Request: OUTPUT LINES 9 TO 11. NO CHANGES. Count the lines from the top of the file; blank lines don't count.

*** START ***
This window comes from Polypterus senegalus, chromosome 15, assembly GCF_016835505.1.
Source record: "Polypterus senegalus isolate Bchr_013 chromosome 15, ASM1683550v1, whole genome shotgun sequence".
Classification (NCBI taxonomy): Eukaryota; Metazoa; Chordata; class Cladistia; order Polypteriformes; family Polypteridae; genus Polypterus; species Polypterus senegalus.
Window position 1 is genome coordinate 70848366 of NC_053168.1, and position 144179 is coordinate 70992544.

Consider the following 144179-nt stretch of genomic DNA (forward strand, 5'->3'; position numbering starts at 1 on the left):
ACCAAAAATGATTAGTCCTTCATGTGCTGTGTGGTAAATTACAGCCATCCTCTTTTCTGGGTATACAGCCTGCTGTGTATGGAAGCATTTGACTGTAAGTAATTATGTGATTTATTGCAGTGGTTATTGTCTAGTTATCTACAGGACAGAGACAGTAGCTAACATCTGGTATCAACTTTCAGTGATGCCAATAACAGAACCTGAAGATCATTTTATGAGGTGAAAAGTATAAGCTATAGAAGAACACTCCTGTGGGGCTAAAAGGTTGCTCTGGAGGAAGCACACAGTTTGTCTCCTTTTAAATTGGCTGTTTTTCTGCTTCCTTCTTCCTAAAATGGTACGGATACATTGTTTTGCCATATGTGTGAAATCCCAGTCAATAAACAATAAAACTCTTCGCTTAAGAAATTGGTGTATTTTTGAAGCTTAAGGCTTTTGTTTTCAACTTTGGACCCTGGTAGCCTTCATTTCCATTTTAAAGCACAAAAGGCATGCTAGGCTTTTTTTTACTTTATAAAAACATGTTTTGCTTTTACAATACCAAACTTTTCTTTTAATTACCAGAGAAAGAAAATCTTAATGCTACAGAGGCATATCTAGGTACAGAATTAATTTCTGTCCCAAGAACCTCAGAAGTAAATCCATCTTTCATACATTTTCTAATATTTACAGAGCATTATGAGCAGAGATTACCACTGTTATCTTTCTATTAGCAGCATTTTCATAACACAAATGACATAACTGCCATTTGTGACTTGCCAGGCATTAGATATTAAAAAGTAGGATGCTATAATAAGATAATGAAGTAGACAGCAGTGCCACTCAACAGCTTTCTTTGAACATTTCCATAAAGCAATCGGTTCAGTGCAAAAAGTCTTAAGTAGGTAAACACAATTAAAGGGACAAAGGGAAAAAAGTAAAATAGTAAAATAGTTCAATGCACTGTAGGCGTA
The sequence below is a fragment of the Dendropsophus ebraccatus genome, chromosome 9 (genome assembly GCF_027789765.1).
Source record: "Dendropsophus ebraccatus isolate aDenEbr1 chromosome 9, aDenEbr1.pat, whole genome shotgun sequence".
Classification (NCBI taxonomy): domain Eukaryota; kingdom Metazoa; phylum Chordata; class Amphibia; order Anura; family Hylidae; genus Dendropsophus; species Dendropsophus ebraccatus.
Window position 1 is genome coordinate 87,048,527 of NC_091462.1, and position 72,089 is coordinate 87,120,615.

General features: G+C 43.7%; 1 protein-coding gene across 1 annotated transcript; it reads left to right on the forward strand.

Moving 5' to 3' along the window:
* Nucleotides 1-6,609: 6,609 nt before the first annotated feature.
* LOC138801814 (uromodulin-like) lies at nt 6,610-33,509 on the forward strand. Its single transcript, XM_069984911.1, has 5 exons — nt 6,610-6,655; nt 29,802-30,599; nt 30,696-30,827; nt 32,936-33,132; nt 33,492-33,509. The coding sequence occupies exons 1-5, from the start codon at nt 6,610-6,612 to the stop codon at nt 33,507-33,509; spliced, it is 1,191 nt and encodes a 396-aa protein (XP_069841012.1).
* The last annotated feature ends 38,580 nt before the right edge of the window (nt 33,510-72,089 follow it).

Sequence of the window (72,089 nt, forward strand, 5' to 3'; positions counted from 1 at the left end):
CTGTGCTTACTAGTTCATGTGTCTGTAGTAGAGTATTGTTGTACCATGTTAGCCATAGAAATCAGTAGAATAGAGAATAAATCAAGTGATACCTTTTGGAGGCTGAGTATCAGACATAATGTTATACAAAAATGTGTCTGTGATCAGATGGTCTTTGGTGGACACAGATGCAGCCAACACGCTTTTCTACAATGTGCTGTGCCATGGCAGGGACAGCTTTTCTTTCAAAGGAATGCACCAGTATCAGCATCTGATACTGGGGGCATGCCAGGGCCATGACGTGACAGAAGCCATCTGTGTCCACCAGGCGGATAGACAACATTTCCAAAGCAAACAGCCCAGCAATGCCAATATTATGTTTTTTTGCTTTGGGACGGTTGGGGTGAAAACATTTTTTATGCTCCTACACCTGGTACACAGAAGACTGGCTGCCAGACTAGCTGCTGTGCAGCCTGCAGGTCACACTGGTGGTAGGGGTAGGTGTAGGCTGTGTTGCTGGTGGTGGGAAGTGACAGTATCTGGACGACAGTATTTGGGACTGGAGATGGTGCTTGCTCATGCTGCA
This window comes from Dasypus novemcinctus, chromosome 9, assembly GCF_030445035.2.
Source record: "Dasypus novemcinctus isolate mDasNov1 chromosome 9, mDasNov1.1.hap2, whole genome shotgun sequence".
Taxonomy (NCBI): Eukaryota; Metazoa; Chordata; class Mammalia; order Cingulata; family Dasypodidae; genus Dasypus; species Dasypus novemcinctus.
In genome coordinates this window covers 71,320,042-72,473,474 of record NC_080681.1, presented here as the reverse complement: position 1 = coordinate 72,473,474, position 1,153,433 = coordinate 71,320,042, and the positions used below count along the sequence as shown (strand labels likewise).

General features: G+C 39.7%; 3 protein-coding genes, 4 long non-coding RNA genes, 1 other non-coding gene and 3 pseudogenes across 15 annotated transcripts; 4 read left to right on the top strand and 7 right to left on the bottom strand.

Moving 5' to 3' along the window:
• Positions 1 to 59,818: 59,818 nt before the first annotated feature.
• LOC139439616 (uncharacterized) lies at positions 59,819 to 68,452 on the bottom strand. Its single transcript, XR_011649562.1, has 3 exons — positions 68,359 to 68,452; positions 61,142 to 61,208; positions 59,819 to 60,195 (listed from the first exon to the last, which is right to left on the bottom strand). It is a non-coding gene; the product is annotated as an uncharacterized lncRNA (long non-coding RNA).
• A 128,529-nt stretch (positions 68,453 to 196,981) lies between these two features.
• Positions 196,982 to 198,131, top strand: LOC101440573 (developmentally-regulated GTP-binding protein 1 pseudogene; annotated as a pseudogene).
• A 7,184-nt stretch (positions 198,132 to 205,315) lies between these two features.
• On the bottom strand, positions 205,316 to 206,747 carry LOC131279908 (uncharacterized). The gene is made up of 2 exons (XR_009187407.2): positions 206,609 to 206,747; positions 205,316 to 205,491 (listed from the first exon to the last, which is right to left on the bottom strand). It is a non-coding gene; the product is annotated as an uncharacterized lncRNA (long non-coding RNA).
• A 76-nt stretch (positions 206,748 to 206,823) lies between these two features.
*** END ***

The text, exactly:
Classification (NCBI taxonomy): domain Eukaryota; kingdom Metazoa; phylum Chordata; class Amphibia; order Anura; family Hylidae; genus Dendropsophus; species Dendropsophus ebraccatus.
Window position 1 is genome coordinate 87,048,527 of NC_091462.1, and position 72,089 is coordinate 87,120,615.

General features: G+C 43.7%; 1 protein-coding gene across 1 annotated transcript; it reads left to right on the forward strand.